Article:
By Dean Weingarten
Arizona -(Ammoland.com)-Texas has very specific requirements for “gun free” zones. When the legislature passed the shall issue concealed carry permit law, they included specifications for signage if establishments were to ban people form carrying guns on their property.
The signs are called 30.06 signs, from the section of the law, and are large, obvious, and in both English and Spanish.
When the legislature reformed the law to restore some open carry rights, they expanded the signage requirement to include a separate sign for premises to legally prevent people form openly carrying handguns on their premises. Those signs are 30.07 signs.
They are also in English and Spanish, and are as large as the 30.06 signs. To ban both open and concealed carry with legally binding signs, a considerable amount of space is needed.
A recent opportunity allowed me to see how common these signs were in a Texas shopping mall.
My daughter needed to renew her drivers license in Texas. The most convenient place was at the Old Denton Shopping Mall. When we arrived at about 9:15 a.m., the line was already 20 yards long outside the doors.
As I waited, I surveyed the shops to see how many had 30.06 or 30.07 signs. The shopping center consisted of about four large blocks of shops. The method was simple: Walk around each block, count the shops, and note how many had 30.06 or 30.07 signs. Each block had about 20 establishments.
Care was taken not to count multiple entrances as multiple establishments. A total of 86 establishments were surveyed. Six had proper 30.06 and 30.07 signs. Four had non-binding signs of one kind or another. one of those had a proper 30.07 sign and a quarter sized 30.06 sign. Three shops had small, non-compliant no guns signs.
Of the six shops that had proper signs, one was a bank, one a bakery, and there were three restaurants.
Of the non-compliant signs, one was a general merchandise type of store with the compliant 30.07 sign and the quarter sized 30.06 sign, one a bank, and two were restaurants.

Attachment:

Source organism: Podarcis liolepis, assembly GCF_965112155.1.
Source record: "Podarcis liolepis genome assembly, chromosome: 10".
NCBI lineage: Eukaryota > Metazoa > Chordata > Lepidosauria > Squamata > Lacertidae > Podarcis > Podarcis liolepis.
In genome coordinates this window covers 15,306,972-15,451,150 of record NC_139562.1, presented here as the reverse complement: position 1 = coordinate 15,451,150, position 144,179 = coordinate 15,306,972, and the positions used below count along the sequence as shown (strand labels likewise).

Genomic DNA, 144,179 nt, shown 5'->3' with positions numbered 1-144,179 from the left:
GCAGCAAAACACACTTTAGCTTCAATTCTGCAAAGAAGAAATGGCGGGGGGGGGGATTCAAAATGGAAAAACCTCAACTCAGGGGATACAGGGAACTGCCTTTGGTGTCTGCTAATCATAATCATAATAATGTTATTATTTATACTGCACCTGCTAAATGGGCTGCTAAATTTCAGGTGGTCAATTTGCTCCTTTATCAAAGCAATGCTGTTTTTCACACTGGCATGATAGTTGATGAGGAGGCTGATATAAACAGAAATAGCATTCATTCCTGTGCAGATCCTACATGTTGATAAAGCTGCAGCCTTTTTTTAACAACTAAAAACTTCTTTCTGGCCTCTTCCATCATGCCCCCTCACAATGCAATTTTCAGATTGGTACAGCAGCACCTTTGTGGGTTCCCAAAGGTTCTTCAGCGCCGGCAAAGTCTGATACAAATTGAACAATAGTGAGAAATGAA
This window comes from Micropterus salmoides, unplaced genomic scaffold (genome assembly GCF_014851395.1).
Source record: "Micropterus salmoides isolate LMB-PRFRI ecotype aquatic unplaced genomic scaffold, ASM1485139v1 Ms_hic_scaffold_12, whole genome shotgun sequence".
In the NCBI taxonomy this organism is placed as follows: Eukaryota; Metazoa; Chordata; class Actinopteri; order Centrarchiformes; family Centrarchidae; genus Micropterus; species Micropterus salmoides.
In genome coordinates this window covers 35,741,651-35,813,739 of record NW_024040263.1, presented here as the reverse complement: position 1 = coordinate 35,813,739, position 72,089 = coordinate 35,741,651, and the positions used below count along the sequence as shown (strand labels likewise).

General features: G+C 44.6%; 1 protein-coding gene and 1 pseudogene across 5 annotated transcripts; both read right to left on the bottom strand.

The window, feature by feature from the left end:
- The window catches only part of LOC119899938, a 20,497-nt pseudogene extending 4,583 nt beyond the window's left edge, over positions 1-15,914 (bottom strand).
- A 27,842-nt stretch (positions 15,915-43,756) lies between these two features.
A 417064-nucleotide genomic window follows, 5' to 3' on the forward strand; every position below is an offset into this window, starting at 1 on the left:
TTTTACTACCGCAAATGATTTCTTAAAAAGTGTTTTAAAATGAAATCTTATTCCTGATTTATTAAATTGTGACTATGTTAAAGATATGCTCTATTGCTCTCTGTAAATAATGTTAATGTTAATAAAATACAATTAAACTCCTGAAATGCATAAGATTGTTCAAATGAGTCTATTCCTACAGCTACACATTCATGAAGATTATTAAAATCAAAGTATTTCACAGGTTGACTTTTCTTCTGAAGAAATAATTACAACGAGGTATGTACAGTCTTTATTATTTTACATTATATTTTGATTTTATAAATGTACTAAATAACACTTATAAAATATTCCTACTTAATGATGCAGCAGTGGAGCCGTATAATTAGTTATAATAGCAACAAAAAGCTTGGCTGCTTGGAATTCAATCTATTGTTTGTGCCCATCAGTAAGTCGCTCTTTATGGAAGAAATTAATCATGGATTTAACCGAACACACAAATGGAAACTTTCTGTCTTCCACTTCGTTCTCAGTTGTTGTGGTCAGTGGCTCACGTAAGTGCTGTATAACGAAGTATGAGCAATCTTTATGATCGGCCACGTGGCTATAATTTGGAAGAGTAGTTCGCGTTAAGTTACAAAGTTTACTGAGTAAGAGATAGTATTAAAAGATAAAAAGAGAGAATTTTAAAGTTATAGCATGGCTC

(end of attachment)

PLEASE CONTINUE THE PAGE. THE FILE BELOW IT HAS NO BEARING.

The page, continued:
The shopping center had a definite Asian theme. Most of the shops had Asian themed names and many had Hanzi or Kanji or Hanja characters on the signs as well. I do not know enough to differentiate them. It appeared that there were more Korean themed shops than others; I did not survey how many of the numerous Asian cultures were represented.
Less than 7 percent had proper 30.06 and 30.07 signs. Less than 5 percent had improper signs. A large majority had no signs.
I doubt if any general conclusions can be reached by this bit of impromptu research. Asia is a big place, and there are many cultural differences. People with Japanese ancestry have told me that Americans with Japanese ancestry love guns.
I have read that there is a surge in Americans with Chinese ancestry arming themselves. Koreans are famous for defending their shops and homes during the LA Rodney King riots.
I have not found any good research that differentiates gun ownership by Asian ethnic ancestry. It is good that we do not have those sort of records.
I found the paucity of “Gun Free Zone” signs a positive sign for the future of the Second Amendment.
2017 by Dean Weingarten: Permission to share is granted when this notice and link are included.
About Dean Weingarten:
Dean Weingarten has been a peace officer, a military officer, was on the University of Wisconsin Pistol Team for four years, and was first certified to teach firearms safety in 1973. He taught the Arizona concealed carry course for fifteen years until the goal of constitutional carry was attained. He has degrees in meteorology and mining engineering, and recently retired from the Department of Defense after a 30 year career in Army Research, Development, Testing, and Evaluation.